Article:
Other teams use design technology from such Dassault Systemes rivals as Computervision Corp. and SDRC Inc.

Before any of the 3,000 parts of a Formula One car is built, Catia enables the designer to create the car in three dimensions on a screen, fit it together, measure its weight and spot likely problems. The program also allows the designer to mole through the on-screen mock-up and see an image, interior or exterior, of any component.

Because of the efficiency of the software, a new longitudinally mounted gearbox for the Prost car was made from scratch in less than four months last summer, rather than the eight months that Prost's head designer, Loic Bigois, said it would have taken in the past.

The creation of the new factory has been overseen by Bernard Dudot, Prost's technical director and the engineer who built the Renault V-10 engine that has won the last six Formula One constructors' titles. When Mr. Prost bought the team a year ago, its Magny-Cours factory housed a staff of 68 in 3,600 square meters (38,750 square feet). The Guyancourt factory has 7,300 square meters for what is now a 150-person work force.

There will be 20 Catia workstations in Guyancourt, compared with 10 here, all operating on Sun Microsystems Inc. computers and servers. While Prost pays for the licenses to use the system, Dassault Systemes is also providing manpower and working closely with the team. Neither side would disclose the financial details of the partnership.

The factory will be linked through high-tech Integrated Services Digital Network, or ISDN, lines to the team at Grand Prix racetracks worldwide to allow engineers to use Alcatel's videoconferencing to troubleshoot.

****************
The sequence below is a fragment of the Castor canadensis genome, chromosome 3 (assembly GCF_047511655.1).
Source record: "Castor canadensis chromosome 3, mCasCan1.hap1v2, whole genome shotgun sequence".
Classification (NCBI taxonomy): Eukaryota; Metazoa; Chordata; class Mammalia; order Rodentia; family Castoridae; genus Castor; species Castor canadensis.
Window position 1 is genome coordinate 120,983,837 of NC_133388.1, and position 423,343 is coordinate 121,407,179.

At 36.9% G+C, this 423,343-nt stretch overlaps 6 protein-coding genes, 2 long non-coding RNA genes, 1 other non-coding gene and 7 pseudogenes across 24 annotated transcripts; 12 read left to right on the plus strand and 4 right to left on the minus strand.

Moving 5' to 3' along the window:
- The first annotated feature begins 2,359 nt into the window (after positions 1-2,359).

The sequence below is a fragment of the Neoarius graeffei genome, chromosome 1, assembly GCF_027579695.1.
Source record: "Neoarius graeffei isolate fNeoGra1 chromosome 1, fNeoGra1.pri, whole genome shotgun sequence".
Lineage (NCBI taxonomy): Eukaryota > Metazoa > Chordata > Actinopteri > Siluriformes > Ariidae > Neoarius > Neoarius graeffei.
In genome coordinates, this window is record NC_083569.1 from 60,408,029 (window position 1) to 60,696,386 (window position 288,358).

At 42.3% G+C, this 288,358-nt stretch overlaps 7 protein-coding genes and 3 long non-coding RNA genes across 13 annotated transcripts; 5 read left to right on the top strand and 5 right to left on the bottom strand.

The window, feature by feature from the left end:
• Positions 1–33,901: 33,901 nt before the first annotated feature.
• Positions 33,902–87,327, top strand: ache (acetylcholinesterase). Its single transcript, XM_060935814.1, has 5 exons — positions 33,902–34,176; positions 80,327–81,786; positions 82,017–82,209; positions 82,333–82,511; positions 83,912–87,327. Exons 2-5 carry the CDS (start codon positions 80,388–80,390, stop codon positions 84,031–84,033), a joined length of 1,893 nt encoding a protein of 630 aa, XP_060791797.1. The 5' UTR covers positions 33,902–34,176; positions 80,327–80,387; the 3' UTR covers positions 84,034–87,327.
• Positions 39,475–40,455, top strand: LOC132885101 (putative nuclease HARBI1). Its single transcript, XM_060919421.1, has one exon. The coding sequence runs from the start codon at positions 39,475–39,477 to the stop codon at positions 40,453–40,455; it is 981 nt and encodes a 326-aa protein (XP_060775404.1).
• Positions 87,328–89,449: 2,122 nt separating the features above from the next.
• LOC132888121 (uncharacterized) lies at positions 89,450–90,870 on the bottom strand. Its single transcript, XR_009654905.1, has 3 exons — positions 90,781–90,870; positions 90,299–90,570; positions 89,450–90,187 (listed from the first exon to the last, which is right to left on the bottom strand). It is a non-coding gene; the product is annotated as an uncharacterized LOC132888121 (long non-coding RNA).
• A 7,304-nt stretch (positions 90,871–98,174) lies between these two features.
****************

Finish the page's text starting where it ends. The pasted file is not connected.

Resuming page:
It costs so much to test a car on the track that most testing is done on team-designed computer programs.

But the creation and application of technology is secondary to the main purpose of racing, Mr. Dudot said.

''There's only one objective,'' he said. ''That is to win. If you win with high technology, you use high technology. If you win with wheelbarrows, we'll use wheelbarrows. Technology's not the objective.''


Ironically, one of the purposes of FIA's changing regulations is to prevent computers from taking over.

Midseason last year, three years after high-tech driving aids were banned, McLaren-Mercedes created a computerized accelerator that the racing body approved before realizing that it could overrule a driver and thus reduce skidding.

Rather than allowing the driver to directly control the engine's throttle valves, the team's accelerator used an onboard computer to calculate how much torque could be used on the given section of the track. It then limited the opening of the valve, making the best use of the available power of the engine and helping to prevent skidding.

After the season, FIA banned the system, saying that it ran counter to the rules barring computer-aided driving.

''Instead of being a sport of men,'' said Francesco Longanesi, a spokesman, ''it was becoming a sport of computer wizards. We're not against technology ‹ far from it. But the technology must serve the man, and not the other way around.''

Removing control from the driver not only destroys the sport side of things, he said, it also increases the risk of a driver's losing command of the car to a computer and having an accident.

But FIA encourages use of technology to develop the cars, and this has become so costly and highly perfected, Mr. Dudot said, that teams no longer build entire cars on their own. Instead, they subcontract certain parts, such as the carbon brakes and, particularly, the engine.

If technology has killed jobs in some industries, in Formula One it has created métiers, Mr. Dudot said.

''We're seeing jobs here that didn't even exist five or 10 years ago ‹ new computer-related jobs, electronic transmission, data processing, a very high level of metallurgy, and the creation of composite materials that are capable of absorbing enormous shocks,'' he said.